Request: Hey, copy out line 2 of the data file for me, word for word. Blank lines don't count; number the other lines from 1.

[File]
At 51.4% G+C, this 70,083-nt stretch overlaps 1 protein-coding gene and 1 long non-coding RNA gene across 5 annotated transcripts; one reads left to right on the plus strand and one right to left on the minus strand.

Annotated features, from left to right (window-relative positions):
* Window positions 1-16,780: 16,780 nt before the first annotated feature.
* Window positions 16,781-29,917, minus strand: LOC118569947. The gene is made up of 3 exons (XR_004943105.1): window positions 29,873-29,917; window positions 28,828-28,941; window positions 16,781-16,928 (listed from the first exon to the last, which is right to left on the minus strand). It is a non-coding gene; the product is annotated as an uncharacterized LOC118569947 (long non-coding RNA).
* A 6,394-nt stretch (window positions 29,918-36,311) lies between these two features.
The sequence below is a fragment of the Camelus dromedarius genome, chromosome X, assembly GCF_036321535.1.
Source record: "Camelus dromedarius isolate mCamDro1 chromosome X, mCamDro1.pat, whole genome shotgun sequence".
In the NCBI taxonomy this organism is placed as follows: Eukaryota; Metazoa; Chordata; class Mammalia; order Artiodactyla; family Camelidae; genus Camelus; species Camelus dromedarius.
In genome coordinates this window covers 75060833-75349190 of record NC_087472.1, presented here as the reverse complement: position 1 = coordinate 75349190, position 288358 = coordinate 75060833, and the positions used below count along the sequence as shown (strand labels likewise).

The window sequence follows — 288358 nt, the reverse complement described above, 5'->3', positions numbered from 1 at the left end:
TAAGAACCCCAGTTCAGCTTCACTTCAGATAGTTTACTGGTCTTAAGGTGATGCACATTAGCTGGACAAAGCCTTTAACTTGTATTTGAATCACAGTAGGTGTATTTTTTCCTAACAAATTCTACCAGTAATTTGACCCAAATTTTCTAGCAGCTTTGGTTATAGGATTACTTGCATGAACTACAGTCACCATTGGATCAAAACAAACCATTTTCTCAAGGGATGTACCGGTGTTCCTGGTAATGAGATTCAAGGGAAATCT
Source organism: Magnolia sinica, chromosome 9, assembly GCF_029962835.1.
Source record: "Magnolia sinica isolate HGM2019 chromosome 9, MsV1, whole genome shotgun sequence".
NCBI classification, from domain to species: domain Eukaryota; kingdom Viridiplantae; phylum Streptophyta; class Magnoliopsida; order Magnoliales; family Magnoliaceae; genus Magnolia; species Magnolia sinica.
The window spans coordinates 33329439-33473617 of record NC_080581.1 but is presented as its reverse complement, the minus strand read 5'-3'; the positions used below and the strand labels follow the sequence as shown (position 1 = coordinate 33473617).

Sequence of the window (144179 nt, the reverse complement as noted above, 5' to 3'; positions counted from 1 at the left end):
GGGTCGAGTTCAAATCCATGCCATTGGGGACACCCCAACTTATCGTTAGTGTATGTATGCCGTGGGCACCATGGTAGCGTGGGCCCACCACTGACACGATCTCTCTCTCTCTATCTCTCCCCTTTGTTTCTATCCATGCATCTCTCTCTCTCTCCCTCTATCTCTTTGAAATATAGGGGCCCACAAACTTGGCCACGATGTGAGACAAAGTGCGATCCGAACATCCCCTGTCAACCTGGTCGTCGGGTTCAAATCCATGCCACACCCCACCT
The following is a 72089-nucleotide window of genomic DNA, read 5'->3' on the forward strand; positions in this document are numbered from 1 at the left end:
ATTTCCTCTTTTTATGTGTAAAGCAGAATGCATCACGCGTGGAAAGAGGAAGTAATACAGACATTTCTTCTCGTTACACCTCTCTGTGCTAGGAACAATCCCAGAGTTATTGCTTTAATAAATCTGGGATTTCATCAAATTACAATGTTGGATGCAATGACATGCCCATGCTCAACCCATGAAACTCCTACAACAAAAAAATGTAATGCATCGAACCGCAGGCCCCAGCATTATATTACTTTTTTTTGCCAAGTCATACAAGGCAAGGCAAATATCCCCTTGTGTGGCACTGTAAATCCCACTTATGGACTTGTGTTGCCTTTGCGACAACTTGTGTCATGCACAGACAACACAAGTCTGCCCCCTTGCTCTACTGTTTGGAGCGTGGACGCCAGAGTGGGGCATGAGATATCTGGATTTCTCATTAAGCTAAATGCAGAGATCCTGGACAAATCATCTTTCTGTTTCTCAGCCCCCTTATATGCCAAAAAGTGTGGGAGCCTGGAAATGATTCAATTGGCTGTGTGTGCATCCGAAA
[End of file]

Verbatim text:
Annotated features, from left to right (window-relative positions):